BIRN’s new documentary, The Majority Starts Here, is launched across the region this week, starting on Wednesday with premieres in Skopje, with further premiere screenings to follow in Sarajevo and Belgrade on Thursday, Pristina on October 2, Zagreb on October 3 and Novi Sad on October 7.
In the film, six young people from ex-Yugoslavia make a journey through the region, examining how the conflicts of the past, which they were too young to understand fully at the time, have influenced both their present and their prospects for the future.
Along the way, they come face-to-face with some of the ghosts of the past in the shape of impoverished wartime refugees, military veterans and unrepentant nationalists.
They also see how nationalist ideas which led to war have been reflected in the region’s economy, culture and even architecture, as they muse on how genuine tolerance and reconciliation can develop in places which have endured such divisive violence.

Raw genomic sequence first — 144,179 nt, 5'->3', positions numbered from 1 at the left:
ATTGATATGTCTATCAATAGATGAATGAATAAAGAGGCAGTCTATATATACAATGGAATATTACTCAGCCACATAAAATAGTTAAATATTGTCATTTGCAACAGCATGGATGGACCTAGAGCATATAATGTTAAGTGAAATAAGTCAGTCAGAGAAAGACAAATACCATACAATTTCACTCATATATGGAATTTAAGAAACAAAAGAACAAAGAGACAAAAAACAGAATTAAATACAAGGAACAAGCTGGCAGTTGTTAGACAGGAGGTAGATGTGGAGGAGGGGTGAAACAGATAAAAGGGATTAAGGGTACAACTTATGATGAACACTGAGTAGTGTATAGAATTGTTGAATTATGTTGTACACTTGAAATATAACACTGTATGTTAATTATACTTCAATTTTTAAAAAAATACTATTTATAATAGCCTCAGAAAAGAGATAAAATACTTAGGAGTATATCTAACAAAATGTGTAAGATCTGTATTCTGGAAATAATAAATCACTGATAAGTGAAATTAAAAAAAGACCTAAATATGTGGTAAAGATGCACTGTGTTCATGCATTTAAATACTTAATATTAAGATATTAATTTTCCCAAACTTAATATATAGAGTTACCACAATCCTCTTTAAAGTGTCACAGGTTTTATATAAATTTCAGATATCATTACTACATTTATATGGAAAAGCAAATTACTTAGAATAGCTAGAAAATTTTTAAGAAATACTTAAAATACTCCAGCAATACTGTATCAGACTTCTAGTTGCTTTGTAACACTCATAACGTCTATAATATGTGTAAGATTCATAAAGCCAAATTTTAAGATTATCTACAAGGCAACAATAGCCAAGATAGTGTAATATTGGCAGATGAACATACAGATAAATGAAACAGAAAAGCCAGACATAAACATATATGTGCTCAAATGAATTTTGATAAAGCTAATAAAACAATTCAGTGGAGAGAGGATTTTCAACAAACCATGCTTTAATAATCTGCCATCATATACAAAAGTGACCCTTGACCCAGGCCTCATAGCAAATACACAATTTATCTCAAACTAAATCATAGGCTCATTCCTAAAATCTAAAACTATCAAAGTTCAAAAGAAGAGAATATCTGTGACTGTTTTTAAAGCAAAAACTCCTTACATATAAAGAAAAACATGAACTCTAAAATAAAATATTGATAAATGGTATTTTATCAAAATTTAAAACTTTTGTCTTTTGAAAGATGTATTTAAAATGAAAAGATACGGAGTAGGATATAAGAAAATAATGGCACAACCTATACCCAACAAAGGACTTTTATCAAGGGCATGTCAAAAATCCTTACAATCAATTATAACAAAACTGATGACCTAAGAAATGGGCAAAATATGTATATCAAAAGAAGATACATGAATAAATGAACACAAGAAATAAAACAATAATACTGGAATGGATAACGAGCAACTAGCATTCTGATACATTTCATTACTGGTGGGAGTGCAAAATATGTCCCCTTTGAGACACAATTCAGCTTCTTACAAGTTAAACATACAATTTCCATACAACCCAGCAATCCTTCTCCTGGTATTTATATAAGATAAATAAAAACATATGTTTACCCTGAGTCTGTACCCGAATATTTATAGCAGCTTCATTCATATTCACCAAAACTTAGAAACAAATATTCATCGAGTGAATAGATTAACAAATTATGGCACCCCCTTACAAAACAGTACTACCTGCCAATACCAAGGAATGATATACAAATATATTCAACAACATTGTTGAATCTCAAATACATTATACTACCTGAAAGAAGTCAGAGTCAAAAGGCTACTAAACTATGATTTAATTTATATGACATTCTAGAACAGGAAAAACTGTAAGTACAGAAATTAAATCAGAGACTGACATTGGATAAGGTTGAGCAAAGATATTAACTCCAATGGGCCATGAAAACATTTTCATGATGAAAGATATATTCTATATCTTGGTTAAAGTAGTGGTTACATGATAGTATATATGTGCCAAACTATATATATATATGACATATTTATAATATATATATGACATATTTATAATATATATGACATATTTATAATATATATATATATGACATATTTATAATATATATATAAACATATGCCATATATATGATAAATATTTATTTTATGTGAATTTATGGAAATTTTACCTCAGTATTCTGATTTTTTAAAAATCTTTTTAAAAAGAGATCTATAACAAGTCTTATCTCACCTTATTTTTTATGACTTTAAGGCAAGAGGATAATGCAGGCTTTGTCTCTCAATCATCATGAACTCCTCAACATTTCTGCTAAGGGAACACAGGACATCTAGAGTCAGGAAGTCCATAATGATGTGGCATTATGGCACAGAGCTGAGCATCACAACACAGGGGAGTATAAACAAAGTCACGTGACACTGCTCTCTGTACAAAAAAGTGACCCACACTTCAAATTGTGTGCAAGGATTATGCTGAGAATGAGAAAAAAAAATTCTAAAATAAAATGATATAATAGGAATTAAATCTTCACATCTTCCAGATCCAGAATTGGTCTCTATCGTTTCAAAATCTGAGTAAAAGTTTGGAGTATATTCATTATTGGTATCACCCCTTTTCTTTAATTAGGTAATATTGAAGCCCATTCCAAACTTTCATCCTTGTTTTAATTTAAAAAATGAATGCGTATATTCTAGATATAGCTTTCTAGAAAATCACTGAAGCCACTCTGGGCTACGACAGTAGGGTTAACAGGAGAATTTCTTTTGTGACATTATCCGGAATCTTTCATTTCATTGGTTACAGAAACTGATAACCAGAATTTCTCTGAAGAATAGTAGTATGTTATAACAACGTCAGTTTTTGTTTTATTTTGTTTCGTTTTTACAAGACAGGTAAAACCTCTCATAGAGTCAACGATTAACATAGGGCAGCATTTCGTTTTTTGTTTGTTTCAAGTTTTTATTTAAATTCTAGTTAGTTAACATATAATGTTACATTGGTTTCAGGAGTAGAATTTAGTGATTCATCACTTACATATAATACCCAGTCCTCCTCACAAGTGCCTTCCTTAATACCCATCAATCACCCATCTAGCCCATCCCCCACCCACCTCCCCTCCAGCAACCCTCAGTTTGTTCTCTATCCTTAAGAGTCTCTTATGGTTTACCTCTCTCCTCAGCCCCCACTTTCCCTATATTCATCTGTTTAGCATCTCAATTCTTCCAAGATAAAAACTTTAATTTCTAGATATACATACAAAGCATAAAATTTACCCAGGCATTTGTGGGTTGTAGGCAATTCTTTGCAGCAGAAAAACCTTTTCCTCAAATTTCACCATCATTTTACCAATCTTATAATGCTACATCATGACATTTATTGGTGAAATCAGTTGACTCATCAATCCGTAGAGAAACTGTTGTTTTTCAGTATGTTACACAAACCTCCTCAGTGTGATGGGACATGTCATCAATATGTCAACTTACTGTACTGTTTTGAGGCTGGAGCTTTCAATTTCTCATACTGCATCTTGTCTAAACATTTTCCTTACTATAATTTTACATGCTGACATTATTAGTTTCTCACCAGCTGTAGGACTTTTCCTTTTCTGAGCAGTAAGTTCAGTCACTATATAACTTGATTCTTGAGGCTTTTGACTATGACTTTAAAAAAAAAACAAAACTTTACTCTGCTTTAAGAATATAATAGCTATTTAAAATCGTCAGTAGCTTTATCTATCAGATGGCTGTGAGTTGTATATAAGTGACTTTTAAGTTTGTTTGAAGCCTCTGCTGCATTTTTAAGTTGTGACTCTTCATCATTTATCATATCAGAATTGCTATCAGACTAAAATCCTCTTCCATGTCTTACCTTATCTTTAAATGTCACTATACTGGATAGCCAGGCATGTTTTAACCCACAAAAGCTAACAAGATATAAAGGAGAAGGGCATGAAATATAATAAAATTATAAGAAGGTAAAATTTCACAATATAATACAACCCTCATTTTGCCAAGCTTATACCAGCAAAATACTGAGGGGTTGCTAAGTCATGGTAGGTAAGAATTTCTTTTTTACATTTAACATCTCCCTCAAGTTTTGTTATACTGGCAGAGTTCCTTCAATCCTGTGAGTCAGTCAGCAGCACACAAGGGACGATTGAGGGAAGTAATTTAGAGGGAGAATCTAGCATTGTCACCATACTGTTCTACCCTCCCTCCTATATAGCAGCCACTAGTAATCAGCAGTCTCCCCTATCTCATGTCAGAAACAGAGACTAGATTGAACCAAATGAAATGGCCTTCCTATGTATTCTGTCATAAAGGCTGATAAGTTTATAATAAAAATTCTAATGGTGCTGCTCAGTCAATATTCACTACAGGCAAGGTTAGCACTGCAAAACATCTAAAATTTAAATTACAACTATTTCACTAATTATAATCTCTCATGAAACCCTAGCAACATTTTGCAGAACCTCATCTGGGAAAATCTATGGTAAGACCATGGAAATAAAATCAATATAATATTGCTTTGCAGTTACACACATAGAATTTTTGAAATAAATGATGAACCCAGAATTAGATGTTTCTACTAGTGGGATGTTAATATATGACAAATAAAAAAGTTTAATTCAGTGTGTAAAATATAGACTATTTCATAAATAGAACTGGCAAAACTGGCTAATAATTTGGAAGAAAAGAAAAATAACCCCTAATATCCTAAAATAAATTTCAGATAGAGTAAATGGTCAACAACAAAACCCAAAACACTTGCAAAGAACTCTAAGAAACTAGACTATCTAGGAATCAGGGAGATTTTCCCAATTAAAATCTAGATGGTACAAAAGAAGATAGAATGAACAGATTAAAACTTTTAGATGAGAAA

BIRN director Gordana Igric said that the idea behind the film was to find out how much the younger generation knew about the recent past, and whether they believed that these conflicts should be discussed or set aside for the sake of looking to the future.
Despite some disturbing encounters during their journey however, there was a positive message: “They learned that divisions are still strong between people, but they don’t take up guns to solve the problem,” Igric said.
The Majority Starts Here was produced by BIRN and directed by award-winning film-maker Lode Desmet. In 2006, Desmet and BIRN also produced the film Does Anyone Have a Plan?, about the future status of Kosovo.
The documentary is part of BIRN’s Balkan Transitional Justice project, which aims to improve public understanding of transitional justice issues in Bosnia and Herzegovina, Croatia, Kosovo, Macedonia, Montenegro and Serbia.